Paris to Go


I'm not in Paris anymore. I don't know if that was clear. I'm getting divorced and therefore need to be in the US six months, specifically Cleveland, which I once left with no intention of ever coming back. I haven't been writing because it's not something I really want to talk about and also because I literally can't. Where once there was an opulent and lush mind palace now rests the ashes of my already middling creativity, ignited into a desolate, airless void of a Wernicke's area, shuttered and boarded up, with no signs of visible life, not unlike the Burning River itself. I can't even muster up the words to reply to emails or comments anymore, I'm painfully uninspired. Even the mindnumbingly boring daily commute from glorious, leafy Invalides to Quai des Grands Augustins everyday- down Rue de Babylone, past Le Bon Marché, Square Boucicaut, and that café that charges 17 euro for Orangina- seems positively stimulating now. I miss the man living outside Jardin Catherine Laboure who threw beer cans at me when I gave him Ticket Resto. I miss sitting on the balcony with my cats, casually conversing with ravers hanging out the window across the street; walking from Barbes to Grand Train or Maison Bon for cookies; wheeling my wicker cart around Pigalle, filling it up with packageless produce from Causses; and sneaking into apartment buildings just to take pictures of the courtyards. It feels weird telling my friends, "I'll be there in ten minutes, I'm leaving my place now," and actually showing up on time, as promised, when at home I couldn't make it down Avenue Trudaine without being roped into at least three pleasant conversations with neighbors. I never realized how attached I was to Paris. I routinely rag on self proclaimed francophiles, deriding that subset of books instructing hapless Americans on dressing / dieting like the French (especially How to Be Parisian Wherever You Are, which reads like a geisha manual for white girls). But I loved that city more than I ever, or probably will ever, love any guy, which is the truest and simplest explanation for my failed relationship. I understand what Rihanna meant when she said she found love in a hopeless place, minus the love part- emphasis on "hopeless" and "place."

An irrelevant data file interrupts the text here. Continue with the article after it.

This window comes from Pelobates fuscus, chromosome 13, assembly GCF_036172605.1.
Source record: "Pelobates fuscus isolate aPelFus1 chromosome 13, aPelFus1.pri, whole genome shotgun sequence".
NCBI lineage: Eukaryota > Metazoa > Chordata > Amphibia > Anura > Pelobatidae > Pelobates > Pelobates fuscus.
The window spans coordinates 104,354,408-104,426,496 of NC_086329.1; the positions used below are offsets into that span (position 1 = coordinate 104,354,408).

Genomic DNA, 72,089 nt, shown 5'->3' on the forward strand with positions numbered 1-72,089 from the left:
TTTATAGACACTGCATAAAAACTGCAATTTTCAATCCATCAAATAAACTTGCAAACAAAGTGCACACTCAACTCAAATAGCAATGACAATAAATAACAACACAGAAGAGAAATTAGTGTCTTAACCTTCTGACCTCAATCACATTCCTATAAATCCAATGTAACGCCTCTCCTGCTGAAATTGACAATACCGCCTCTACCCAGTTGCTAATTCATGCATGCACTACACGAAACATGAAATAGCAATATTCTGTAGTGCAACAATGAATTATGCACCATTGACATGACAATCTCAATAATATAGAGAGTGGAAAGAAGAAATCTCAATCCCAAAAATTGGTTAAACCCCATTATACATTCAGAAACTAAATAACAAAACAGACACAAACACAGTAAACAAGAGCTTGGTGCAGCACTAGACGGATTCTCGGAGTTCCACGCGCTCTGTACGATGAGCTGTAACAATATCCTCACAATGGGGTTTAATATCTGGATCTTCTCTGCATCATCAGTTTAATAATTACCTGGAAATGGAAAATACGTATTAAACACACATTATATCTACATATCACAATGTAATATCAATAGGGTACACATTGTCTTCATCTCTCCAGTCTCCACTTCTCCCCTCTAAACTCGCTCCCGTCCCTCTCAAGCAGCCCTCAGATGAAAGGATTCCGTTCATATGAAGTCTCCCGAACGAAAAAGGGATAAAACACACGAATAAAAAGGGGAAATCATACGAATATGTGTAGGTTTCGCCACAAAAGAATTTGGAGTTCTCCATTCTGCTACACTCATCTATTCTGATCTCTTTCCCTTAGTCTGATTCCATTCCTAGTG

So here's what I've been up to lately: missing Paris, daydreaming, getting fat, forgetting what little French I knew, wishing I was dead, thinking about nothing, wondering why I was born in Cleveland, bitterly contemplating how much my life failures mirror Rory's in Gilmore Girls: A Year in the Life. I'm not looking for sympathy. People in Cleveland treat me like gold, even kids I went to school with who should probably hate me since I used to charge money to sit at my lunch table. For one thing, a three in Paris is a ten in Cleveland. I pay for nothing. When I walk down the aisles of the grocery store, other shoppers move out of my path and apologize. Not a day goes by without someone telling me I'm skinny- context is key, I guess. Thrift stores here are full of treasures like Reformation tops, black wool Louis Vuitton pants, cropped merino turtlenecks, and patent Stuart Weitzman ankle boots, all of which I added to the nucleus of my minimalist wardrobe. Against the somberness of these new-to-me pieces, I finally realized how ridiculous it was for me to think I could wear anything that wasn't neutral or Dior, so I sold my purple Kate Spade coat and claimed a navy cashmere Brooks Brothers boys' coat (which my mom thrifted and my brother outgrew years ago) as my own. Now my wardrobe reflects the darkness of my current mood. I like to think of it this way: my clothing says, yes, I've cried into a donut recently, and I'm technically a mole person, but I'm a mole person who wears Louis Vuitton and was a delegate at Asia's first ever zero waste event last year.